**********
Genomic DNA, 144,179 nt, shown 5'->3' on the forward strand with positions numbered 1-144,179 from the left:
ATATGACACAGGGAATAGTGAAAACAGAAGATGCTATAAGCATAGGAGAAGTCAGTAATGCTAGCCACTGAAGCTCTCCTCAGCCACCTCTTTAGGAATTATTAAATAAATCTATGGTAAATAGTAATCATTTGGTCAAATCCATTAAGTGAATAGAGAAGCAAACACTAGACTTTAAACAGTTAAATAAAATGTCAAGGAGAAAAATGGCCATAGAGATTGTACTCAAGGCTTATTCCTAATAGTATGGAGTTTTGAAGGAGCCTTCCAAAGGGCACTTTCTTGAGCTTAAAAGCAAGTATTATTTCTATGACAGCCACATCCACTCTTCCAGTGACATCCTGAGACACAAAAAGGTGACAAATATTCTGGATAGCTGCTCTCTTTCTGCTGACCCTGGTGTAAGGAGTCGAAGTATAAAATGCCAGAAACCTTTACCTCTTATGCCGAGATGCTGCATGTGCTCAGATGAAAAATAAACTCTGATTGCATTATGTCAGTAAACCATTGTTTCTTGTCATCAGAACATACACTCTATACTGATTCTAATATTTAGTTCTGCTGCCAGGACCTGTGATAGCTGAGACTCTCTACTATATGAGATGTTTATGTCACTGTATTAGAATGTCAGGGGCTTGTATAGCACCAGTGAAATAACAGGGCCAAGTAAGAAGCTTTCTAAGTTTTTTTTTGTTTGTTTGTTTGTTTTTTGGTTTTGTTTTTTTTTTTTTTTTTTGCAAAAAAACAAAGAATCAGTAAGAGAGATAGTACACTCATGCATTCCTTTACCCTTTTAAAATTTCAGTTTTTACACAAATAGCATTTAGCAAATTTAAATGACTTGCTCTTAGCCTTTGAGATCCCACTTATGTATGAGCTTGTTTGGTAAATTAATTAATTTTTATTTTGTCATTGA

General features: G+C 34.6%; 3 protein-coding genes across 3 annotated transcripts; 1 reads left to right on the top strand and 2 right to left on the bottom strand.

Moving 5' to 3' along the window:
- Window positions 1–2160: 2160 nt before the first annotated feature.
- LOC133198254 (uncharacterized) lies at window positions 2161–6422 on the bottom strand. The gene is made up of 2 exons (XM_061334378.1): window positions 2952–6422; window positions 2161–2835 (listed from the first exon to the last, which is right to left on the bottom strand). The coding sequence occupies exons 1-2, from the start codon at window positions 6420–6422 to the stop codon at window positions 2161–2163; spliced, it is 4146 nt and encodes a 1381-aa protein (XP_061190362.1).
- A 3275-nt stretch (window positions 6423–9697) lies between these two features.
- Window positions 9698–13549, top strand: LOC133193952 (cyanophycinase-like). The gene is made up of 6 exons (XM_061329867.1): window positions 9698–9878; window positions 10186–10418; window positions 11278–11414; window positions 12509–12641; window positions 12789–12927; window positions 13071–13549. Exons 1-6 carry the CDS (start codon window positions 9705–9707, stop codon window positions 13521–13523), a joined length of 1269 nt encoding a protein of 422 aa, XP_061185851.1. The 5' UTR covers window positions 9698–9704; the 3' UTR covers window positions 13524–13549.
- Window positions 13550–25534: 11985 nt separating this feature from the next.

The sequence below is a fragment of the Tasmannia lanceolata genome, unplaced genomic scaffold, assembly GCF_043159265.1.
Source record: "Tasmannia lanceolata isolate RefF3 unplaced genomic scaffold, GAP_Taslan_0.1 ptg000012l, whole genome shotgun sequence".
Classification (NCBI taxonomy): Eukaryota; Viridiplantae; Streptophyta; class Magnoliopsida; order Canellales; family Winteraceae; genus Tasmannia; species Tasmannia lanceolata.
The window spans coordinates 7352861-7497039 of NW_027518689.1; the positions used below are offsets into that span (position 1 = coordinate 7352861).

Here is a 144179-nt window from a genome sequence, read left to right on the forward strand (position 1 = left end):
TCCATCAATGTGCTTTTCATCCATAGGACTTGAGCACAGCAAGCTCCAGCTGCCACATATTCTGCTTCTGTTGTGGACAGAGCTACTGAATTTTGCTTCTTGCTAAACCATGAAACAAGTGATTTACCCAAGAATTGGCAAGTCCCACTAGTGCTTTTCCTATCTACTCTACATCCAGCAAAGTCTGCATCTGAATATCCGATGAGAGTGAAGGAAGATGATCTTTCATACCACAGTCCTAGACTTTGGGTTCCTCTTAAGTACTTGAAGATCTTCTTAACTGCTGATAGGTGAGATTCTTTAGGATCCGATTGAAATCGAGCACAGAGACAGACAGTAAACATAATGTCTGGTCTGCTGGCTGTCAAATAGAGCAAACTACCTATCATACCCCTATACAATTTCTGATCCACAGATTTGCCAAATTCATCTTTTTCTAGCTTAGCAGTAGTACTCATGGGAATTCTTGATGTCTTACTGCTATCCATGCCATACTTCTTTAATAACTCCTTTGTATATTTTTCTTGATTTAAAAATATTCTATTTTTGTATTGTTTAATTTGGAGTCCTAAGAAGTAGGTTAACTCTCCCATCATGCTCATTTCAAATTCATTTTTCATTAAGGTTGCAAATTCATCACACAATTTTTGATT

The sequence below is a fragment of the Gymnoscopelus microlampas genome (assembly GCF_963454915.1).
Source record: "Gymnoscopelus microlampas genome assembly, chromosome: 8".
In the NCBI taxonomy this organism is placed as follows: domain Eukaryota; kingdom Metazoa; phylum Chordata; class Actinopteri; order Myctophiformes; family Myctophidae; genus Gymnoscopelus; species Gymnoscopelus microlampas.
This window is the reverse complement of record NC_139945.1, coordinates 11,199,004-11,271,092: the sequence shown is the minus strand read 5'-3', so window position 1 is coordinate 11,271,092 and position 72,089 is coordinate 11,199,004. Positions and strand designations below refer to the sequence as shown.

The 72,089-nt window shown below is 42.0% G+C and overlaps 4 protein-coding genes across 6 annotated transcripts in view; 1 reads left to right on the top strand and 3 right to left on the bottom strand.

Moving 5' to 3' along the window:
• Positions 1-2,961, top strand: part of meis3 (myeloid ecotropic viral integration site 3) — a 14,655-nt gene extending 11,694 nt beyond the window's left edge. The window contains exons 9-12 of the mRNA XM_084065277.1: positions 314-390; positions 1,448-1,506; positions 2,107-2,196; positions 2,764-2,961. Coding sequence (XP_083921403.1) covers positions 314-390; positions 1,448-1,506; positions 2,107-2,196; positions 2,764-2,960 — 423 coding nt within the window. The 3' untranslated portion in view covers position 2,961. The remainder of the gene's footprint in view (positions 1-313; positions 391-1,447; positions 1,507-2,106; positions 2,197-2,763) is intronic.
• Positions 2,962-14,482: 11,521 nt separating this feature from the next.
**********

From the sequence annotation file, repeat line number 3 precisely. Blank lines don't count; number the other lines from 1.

General features: G+C 34.6%; 3 protein-coding genes across 3 annotated transcripts; 1 reads left to right on the top strand and 2 right to left on the bottom strand.